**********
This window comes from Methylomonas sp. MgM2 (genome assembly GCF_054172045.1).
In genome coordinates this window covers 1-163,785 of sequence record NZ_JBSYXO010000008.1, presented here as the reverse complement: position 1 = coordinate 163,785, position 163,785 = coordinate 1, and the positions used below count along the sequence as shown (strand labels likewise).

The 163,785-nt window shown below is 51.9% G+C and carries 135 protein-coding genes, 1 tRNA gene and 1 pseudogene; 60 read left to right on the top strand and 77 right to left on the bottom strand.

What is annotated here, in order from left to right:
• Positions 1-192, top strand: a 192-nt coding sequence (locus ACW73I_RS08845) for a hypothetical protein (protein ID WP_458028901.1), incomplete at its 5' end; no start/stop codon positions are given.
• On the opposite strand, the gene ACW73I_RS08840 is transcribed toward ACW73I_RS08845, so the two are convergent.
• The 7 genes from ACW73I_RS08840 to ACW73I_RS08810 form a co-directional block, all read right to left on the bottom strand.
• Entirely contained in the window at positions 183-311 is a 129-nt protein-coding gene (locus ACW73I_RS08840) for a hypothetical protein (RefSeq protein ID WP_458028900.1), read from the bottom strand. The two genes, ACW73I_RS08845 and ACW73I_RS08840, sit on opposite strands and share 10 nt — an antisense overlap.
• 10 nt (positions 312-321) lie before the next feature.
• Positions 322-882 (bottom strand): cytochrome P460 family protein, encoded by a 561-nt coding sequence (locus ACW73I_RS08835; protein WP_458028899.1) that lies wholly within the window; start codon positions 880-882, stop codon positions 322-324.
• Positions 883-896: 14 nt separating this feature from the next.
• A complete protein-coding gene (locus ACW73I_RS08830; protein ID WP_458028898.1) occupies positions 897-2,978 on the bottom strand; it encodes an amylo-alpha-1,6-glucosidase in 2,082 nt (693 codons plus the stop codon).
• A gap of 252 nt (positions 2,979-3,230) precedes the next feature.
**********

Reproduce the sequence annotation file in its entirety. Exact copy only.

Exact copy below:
This window comes from Methylomonas sp. MgM2 (genome assembly GCF_054172045.1).
In genome coordinates this window covers 1-163,785 of sequence record NZ_JBSYXO010000008.1, presented here as the reverse complement: position 1 = coordinate 163,785, position 163,785 = coordinate 1, and the positions used below count along the sequence as shown (strand labels likewise).

The 163,785-nt window shown below is 51.9% G+C and carries 135 protein-coding genes, 1 tRNA gene and 1 pseudogene; 60 read left to right on the top strand and 77 right to left on the bottom strand.

What is annotated here, in order from left to right:
• Positions 1-192, top strand: a 192-nt coding sequence (locus ACW73I_RS08845) for a hypothetical protein (protein ID WP_458028901.1), incomplete at its 5' end; no start/stop codon positions are given.
• On the opposite strand, the gene ACW73I_RS08840 is transcribed toward ACW73I_RS08845, so the two are convergent.
• The 7 genes from ACW73I_RS08840 to ACW73I_RS08810 form a co-directional block, all read right to left on the bottom strand.
• Entirely contained in the window at positions 183-311 is a 129-nt protein-coding gene (locus ACW73I_RS08840) for a hypothetical protein (RefSeq protein ID WP_458028900.1), read from the bottom strand. The two genes, ACW73I_RS08845 and ACW73I_RS08840, sit on opposite strands and share 10 nt — an antisense overlap.
• 10 nt (positions 312-321) lie before the next feature.
• Positions 322-882 (bottom strand): cytochrome P460 family protein, encoded by a 561-nt coding sequence (locus ACW73I_RS08835; protein WP_458028899.1) that lies wholly within the window; start codon positions 880-882, stop codon positions 322-324.
• Positions 883-896: 14 nt separating this feature from the next.
• A complete protein-coding gene (locus ACW73I_RS08830; protein ID WP_458028898.1) occupies positions 897-2,978 on the bottom strand; it encodes an amylo-alpha-1,6-glucosidase in 2,082 nt (693 codons plus the stop codon).
• A gap of 252 nt (positions 2,979-3,230) precedes the next feature.